Sunday, May 13, 2018
By: Matthew Brooks, New York Post
I am in Jerusalem right now because I had to see it with my own eyes.
For over 30 years, I have been fortunate to work in Republican politics and to work on behalf of every Republican president since Ronald Reagan, each of whom supported and strengthened the US-Israel relationship over the course of his tenure. But on Monday, that relationship will take a monumental step forward at an event that even those of us whose professional lives center on US national politics stopped expecting to ever see: the United States will open its embassy in Jerusalem.
Throughout his campaign, President Trump pledged that he would move the US Embassy to Jerusalem. It’s a promise he made, following in the footsteps of every president in the modern era. The difference: Come Monday, Trump will be the first and only one to fulfill that pledge.
Thousands of people from all over the world are gathered in Jerusalem, the eternal capital of Israel, to witness this incredibly significant event.
I’m one of them.
This was not an easy decision for Trump. And the outpouring of celebration and appreciation here on the streets of Jerusalem recognize the courage it took for him not only to go against tremendous international pressure but also against internal pressure from elements in the State Department, Defense Department and among some of his own advisers, who opposed this action.
But thanks to Trump and the efforts of Vice President Mike Pence, Ambassador David Friedman, Jared Kushner and Jason Greenblatt, the fantasy is becoming reality.
There’s a long history of disappointment here. I know — I had a front-row seat to the battle to recognize the Jewish people’s historic capital in such a dramatic way.
Moving the US Embassy to Jerusalem is something the American people have supported and desired for more than 20 years. It was codified in the Jerusalem Embassy Act of 1995 by overwhelming majorities in the House and Senate. Working closely with Sen. Bob Dole on this legislation was a top priority for our organization, the Republican Jewish Coalition. However, in order to get broad support, the legislation contained a loophole — a provision that the president could waive the act for national-security considerations.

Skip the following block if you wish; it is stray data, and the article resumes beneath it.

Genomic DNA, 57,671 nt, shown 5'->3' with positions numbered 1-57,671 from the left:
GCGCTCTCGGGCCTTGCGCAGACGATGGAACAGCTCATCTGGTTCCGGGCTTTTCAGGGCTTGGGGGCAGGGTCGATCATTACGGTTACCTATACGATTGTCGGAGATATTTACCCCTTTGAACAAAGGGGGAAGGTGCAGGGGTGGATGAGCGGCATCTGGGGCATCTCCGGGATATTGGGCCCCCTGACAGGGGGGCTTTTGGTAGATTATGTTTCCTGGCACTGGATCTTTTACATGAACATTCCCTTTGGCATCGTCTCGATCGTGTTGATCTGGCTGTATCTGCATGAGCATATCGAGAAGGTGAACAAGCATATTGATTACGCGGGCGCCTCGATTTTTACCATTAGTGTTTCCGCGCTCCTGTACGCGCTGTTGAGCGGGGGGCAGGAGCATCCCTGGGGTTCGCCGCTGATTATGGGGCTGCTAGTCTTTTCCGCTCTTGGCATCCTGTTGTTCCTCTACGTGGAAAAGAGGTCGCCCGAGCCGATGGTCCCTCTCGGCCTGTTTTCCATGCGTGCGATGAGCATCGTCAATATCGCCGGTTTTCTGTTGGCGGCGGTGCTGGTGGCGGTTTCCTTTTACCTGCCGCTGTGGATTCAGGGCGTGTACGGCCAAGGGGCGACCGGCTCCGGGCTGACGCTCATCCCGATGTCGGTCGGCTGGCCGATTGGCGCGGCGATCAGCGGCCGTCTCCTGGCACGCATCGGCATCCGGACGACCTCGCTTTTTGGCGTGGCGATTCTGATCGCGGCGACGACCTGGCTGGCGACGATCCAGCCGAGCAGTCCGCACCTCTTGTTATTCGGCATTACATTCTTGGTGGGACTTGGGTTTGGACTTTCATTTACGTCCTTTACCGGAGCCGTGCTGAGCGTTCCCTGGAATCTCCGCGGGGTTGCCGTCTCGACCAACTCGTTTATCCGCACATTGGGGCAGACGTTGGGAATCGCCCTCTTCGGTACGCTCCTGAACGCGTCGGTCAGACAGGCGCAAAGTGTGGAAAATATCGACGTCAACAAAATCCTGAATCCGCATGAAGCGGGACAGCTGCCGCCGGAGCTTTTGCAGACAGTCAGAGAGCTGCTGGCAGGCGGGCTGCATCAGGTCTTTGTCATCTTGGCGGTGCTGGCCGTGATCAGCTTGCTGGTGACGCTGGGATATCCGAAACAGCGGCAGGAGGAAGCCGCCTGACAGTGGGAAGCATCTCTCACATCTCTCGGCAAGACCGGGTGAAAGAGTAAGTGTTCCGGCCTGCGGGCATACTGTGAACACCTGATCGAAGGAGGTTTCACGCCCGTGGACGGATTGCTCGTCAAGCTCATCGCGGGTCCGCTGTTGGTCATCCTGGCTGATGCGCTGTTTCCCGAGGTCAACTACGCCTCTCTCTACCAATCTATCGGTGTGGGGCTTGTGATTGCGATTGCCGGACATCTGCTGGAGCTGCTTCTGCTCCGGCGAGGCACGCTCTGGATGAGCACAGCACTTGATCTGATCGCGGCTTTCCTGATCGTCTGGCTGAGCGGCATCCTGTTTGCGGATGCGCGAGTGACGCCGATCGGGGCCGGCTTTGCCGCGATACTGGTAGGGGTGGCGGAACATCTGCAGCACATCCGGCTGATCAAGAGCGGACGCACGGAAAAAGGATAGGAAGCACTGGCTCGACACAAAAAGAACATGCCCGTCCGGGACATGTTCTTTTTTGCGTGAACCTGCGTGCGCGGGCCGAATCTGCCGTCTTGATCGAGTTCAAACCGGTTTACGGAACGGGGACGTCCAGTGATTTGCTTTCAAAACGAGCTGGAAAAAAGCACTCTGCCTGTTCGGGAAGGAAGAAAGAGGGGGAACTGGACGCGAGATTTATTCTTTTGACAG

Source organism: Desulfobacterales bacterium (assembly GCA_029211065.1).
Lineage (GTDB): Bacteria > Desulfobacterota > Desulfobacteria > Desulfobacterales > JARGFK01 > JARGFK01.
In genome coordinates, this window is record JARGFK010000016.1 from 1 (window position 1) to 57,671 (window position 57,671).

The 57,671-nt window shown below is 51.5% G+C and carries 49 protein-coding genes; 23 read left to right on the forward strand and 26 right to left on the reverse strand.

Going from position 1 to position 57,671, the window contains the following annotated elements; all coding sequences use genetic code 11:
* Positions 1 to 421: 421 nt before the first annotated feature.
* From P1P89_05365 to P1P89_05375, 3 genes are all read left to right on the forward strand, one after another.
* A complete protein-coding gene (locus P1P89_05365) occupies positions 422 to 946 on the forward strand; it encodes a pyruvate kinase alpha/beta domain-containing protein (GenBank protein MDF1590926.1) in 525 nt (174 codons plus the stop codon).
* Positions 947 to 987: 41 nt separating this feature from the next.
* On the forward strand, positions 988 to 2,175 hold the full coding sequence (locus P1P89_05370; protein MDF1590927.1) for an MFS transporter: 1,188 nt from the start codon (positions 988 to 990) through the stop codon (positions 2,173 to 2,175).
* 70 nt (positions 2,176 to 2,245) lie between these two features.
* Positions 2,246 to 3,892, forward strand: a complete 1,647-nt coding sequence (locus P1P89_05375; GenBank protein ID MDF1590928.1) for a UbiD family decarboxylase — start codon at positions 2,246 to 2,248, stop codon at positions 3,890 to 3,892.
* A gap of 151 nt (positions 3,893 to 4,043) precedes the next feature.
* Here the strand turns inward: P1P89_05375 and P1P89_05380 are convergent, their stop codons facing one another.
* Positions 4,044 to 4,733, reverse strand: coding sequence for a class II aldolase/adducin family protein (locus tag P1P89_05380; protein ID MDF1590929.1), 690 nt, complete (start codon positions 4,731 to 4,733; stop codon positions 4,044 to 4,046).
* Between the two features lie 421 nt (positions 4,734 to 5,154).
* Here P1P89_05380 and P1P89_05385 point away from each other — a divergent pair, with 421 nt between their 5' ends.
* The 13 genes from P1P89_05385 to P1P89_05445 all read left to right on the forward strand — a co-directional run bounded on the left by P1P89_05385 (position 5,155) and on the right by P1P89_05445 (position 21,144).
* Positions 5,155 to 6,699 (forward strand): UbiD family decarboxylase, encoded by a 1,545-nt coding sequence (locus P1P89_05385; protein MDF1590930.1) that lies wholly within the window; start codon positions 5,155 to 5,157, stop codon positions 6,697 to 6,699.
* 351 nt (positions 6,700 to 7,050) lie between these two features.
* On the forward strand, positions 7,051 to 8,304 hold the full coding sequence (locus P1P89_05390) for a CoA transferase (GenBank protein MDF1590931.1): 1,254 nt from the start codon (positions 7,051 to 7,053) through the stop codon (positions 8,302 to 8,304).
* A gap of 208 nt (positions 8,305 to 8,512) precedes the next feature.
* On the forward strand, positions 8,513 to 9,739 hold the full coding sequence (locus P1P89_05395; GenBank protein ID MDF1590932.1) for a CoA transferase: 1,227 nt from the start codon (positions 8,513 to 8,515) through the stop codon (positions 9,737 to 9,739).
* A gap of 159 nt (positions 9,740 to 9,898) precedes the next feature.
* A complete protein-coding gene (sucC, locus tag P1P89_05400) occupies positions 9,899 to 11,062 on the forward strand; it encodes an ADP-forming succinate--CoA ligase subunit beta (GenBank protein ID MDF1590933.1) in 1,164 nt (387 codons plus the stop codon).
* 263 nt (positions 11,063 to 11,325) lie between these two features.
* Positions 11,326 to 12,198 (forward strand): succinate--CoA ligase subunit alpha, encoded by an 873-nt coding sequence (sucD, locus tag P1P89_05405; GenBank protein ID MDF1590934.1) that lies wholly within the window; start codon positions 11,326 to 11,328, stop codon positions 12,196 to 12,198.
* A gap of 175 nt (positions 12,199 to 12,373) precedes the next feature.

Since 1995, candidates and presidents on both sides of the political aisle have promised to move the embassy, only to use the waiver year after the year, keeping the embassy in Tel Aviv. By 2016, that promise seemed like a pro-forma statement by candidates, one that no future president was expected to fulfill.
After having worked on this issue of the embassy relocation for decades, I felt a deep sense of frustration. It was like a scene from “Groundhog Day” — every six months we’d see that same announcement that the president had used the waiver. It was almost taken for granted that the embassy would stay in Tel Aviv, no matter how sincerely we in the pro-Israel activist community — or our friends in the administration — wanted to see the embassy move happen. I had begun to believe that this day would never come.
So it is with real emotion that I am here to be a witness to the US Embassy opening in Jerusalem. For many, myself included, this is the culmination of many decades of work.
Opening the US Embassy in Israel’s capital is an unequivocal statement about the American people’s commitment to the legitimacy and security of the Jewish state and about the high value we place on our strategic alliance with Israel. It is also a demonstration of true American leadership, bold action consistent with our values even in the face of broad global pressure to back down and give in to intimidation.
The connection between the governments and citizens of the United States and Israel is based on immutable, shared values and common goals. Opening the embassy in Jerusalem now enhances and strengthens that connection at a critical time, as Israel’s enemies grow bolder and seek weapons to destroy it.
The move is a boost to America’s credibility in the face of these threats. May it be the start of a new era of even greater friendship and an even strong alliance in the years to come.
Matthew Brooks is the executive director of the Republican Jewish Coalition.
©2018 NYP HOLDINGS, INC. The article originally appeared on the NYPost.com website on May 13, 2018.